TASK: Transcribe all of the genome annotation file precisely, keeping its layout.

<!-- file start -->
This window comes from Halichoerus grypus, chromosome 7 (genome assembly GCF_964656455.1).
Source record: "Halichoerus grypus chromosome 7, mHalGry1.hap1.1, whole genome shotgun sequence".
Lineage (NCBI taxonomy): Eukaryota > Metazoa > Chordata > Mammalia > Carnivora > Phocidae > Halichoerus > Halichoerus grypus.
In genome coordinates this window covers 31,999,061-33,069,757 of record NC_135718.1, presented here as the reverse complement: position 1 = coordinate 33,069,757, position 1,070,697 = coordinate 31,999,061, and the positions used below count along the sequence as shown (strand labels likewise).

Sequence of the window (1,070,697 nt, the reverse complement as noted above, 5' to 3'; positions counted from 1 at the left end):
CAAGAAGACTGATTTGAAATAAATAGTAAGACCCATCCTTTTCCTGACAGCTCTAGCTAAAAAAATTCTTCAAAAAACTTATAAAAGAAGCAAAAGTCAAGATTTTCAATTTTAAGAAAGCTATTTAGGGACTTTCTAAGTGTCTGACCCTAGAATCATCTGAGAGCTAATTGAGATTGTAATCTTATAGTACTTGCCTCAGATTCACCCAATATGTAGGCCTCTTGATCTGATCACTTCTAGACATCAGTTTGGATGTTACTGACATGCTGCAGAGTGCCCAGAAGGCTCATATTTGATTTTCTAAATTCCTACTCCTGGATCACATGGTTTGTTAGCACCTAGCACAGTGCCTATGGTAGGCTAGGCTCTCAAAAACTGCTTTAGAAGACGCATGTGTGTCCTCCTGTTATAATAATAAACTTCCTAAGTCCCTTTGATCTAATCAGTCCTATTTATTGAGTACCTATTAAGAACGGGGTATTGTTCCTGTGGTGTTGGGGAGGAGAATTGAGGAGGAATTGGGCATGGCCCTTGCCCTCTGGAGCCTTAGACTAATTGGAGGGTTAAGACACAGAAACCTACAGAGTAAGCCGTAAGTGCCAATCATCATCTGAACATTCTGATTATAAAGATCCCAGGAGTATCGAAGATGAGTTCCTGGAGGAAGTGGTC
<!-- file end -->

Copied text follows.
This window comes from Halichoerus grypus, chromosome 7 (genome assembly GCF_964656455.1).
Source record: "Halichoerus grypus chromosome 7, mHalGry1.hap1.1, whole genome shotgun sequence".
Lineage (NCBI taxonomy): Eukaryota > Metazoa > Chordata > Mammalia > Carnivora > Phocidae > Halichoerus > Halichoerus grypus.
In genome coordinates this window covers 31,999,061-33,069,757 of record NC_135718.1, presented here as the reverse complement: position 1 = coordinate 33,069,757, position 1,070,697 = coordinate 31,999,061, and the positions used below count along the sequence as shown (strand labels likewise).

Sequence of the window (1,070,697 nt, the reverse complement as noted above, 5' to 3'; positions counted from 1 at the left end):
CAAGAAGACTGATTTGAAATAAATAGTAAGACCCATCCTTTTCCTGACAGCTCTAGCTAAAAAAATTCTTCAAAAAACTTATAAAAGAAGCAAAAGTCAAGATTTTCAATTTTAAGAAAGCTATTTAGGGACTTTCTAAGTGTCTGACCCTAGAATCATCTGAGAGCTAATTGAGATTGTAATCTTATAGTACTTGCCTCAGATTCACCCAATATGTAGGCCTCTTGATCTGATCACTTCTAGACATCAGTTTGGATGTTACTGACATGCTGCAGAGTGCCCAGAAGGCTCATATTTGATTTTCTAAATTCCTACTCCTGGATCACATGGTTTGTTAGCACCTAGCACAGTGCCTATGGTAGGCTAGGCTCTCAAAAACTGCTTTAGAAGACGCATGTGTGTCCTCCTGTTATAATAATAAACTTCCTAAGTCCCTTTGATCTAATCAGTCCTATTTATTGAGTACCTATTAAGAACGGGGTATTGTTCCTGTGGTGTTGGGGAGGAGAATTGAGGAGGAATTGGGCATGGCCCTTGCCCTCTGGAGCCTTAGACTAATTGGAGGGTTAAGACACAGAAACCTACAGAGTAAGCCGTAAGTGCCAATCATCATCTGAACATTCTGATTATAAAGATCCCAGGAGTATCGAAGATGAGTTCCTGGAGGAAGTGGTC